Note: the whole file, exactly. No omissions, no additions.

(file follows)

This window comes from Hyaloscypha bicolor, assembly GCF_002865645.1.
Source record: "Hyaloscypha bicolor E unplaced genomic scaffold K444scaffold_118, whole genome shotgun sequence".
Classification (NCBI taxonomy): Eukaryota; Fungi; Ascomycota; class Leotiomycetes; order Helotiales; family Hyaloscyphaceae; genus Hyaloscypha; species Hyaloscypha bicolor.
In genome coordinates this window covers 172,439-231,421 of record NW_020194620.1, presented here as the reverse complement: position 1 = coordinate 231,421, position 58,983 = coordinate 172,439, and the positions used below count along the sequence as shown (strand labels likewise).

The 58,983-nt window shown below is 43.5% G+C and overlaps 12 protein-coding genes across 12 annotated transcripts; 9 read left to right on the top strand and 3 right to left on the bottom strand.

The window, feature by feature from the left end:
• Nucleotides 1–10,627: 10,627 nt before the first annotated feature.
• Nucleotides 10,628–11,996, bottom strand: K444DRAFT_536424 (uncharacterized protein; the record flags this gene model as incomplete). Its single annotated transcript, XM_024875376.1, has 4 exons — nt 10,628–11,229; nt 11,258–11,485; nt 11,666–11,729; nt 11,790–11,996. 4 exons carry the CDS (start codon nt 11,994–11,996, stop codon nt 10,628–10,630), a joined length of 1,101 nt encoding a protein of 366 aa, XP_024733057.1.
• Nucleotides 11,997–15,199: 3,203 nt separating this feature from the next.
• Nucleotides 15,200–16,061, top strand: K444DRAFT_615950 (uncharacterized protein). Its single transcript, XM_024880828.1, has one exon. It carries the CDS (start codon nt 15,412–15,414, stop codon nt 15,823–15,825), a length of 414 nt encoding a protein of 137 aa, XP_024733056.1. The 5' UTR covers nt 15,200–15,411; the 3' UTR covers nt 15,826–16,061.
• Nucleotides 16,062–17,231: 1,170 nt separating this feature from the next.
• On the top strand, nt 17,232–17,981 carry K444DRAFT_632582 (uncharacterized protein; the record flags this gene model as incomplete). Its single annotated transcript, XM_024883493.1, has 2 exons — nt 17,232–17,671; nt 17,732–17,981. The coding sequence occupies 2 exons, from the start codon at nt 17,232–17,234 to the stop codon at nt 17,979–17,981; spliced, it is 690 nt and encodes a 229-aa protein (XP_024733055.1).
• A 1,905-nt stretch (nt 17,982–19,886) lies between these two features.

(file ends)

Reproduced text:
This window comes from Hyaloscypha bicolor, assembly GCF_002865645.1.
Source record: "Hyaloscypha bicolor E unplaced genomic scaffold K444scaffold_118, whole genome shotgun sequence".
Classification (NCBI taxonomy): Eukaryota; Fungi; Ascomycota; class Leotiomycetes; order Helotiales; family Hyaloscyphaceae; genus Hyaloscypha; species Hyaloscypha bicolor.
In genome coordinates this window covers 172,439-231,421 of record NW_020194620.1, presented here as the reverse complement: position 1 = coordinate 231,421, position 58,983 = coordinate 172,439, and the positions used below count along the sequence as shown (strand labels likewise).

The 58,983-nt window shown below is 43.5% G+C and overlaps 12 protein-coding genes across 12 annotated transcripts; 9 read left to right on the top strand and 3 right to left on the bottom strand.

The window, feature by feature from the left end:
• Nucleotides 1–10,627: 10,627 nt before the first annotated feature.
• Nucleotides 10,628–11,996, bottom strand: K444DRAFT_536424 (uncharacterized protein; the record flags this gene model as incomplete). Its single annotated transcript, XM_024875376.1, has 4 exons — nt 10,628–11,229; nt 11,258–11,485; nt 11,666–11,729; nt 11,790–11,996. 4 exons carry the CDS (start codon nt 11,994–11,996, stop codon nt 10,628–10,630), a joined length of 1,101 nt encoding a protein of 366 aa, XP_024733057.1.
• Nucleotides 11,997–15,199: 3,203 nt separating this feature from the next.
• Nucleotides 15,200–16,061, top strand: K444DRAFT_615950 (uncharacterized protein). Its single transcript, XM_024880828.1, has one exon. It carries the CDS (start codon nt 15,412–15,414, stop codon nt 15,823–15,825), a length of 414 nt encoding a protein of 137 aa, XP_024733056.1. The 5' UTR covers nt 15,200–15,411; the 3' UTR covers nt 15,826–16,061.
• Nucleotides 16,062–17,231: 1,170 nt separating this feature from the next.
• On the top strand, nt 17,232–17,981 carry K444DRAFT_632582 (uncharacterized protein; the record flags this gene model as incomplete). Its single annotated transcript, XM_024883493.1, has 2 exons — nt 17,232–17,671; nt 17,732–17,981. The coding sequence occupies 2 exons, from the start codon at nt 17,232–17,234 to the stop codon at nt 17,979–17,981; spliced, it is 690 nt and encodes a 229-aa protein (XP_024733055.1).
• A 1,905-nt stretch (nt 17,982–19,886) lies between these two features.